The German word ‘Zeitgeist’ describes ‘the ethos or mood’ of a select group of people. And the financial zeitgeist is clearly changing.
Back in August, I marvelled at the contradictory views then being expressed:
‘We see a lot of people on the Street who are scared. We are not scared. We are not panicked. We are not rattled. Our team has been through this before.’ We are ’still dancing’, said the then Citigroup CEO, Chuck Prince.
But at the same time, more sober voices could be heard, such as that of Jochen Sanio, head of Germany’s financial regulator. He felt that subprime could become ‘the worst banking crisis since 1931’,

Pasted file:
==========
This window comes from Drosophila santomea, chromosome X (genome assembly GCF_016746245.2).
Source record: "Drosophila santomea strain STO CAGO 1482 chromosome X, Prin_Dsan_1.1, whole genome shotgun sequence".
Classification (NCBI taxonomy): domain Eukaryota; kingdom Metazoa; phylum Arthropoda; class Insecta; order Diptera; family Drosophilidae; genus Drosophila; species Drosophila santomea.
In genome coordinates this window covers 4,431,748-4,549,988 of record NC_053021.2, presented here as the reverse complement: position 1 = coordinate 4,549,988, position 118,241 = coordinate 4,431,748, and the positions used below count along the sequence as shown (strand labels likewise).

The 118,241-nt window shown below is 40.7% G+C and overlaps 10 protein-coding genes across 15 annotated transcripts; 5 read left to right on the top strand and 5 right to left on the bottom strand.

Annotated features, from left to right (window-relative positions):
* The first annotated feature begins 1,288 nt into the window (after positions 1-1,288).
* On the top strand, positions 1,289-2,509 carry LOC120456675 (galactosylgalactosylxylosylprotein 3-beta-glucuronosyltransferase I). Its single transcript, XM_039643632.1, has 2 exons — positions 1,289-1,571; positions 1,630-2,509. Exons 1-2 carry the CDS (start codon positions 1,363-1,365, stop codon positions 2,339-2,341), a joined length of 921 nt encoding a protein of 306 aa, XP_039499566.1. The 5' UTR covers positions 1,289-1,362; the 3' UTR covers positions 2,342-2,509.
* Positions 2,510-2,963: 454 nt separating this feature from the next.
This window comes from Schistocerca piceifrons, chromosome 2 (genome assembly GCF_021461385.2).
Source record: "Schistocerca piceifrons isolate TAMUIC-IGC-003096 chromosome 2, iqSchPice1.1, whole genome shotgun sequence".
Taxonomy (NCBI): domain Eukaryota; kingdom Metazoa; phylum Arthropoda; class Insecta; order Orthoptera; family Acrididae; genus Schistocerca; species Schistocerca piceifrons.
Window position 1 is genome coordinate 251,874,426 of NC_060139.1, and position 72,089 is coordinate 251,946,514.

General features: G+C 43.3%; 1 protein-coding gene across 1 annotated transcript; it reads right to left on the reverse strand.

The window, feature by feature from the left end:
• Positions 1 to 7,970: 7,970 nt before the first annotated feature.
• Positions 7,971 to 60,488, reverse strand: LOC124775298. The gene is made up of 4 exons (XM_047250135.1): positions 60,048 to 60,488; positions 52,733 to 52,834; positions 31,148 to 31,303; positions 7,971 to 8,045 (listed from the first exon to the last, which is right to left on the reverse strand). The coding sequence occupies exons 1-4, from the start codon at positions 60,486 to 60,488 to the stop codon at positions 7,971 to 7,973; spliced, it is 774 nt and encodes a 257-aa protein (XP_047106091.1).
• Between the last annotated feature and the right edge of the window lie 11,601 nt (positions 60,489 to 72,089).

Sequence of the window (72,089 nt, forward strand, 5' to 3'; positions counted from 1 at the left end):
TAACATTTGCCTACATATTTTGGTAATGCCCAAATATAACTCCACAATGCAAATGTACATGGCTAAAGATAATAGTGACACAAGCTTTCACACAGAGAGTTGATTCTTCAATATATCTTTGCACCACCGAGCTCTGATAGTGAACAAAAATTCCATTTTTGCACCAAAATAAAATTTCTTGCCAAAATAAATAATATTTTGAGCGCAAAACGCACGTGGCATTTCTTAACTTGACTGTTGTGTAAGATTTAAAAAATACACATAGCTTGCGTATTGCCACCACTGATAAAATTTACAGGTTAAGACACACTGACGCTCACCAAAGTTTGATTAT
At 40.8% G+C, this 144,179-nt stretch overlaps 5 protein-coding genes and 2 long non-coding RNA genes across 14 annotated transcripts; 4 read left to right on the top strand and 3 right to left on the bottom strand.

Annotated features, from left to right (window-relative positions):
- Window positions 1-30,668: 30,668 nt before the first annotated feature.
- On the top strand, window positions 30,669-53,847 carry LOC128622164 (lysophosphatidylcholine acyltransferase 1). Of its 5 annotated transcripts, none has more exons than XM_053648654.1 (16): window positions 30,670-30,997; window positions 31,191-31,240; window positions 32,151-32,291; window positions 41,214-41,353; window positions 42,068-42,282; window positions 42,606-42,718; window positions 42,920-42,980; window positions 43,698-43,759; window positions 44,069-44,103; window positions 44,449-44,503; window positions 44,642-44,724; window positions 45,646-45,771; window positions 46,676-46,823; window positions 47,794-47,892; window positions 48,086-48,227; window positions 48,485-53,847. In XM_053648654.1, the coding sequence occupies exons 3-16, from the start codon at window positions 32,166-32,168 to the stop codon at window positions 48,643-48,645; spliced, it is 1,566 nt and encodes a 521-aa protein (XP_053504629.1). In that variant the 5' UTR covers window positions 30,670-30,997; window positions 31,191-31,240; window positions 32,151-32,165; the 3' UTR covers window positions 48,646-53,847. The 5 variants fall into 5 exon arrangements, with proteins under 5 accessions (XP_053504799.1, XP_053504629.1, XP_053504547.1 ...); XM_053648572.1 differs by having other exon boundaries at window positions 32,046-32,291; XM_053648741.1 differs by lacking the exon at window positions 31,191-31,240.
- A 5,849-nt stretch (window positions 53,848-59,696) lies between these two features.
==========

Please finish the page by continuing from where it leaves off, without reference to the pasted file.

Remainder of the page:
There now seems little doubt that Herr Sanio was right. Chuck Prince is no longer at Citi. His successor, Vikram Pandit, said yesterday that ‘there is no doubt we are in the middle of a very challenging environment'. And Citi’s results led Bloomberg to comment that ‘The fourth quarter may be the worst earnings period for the financial industry since the Great Depression’.
Citi reported a $10bn Q4 loss, and took $18bn in subprime credit writedowns. Yet CFO Gary Crittenden was very downbeat in his comments, suggesting that ‘whilst Citi was no longer making optimistic assumptions, there are always circumstances under which things could get worse. No one can say this whole thing is over’, he added.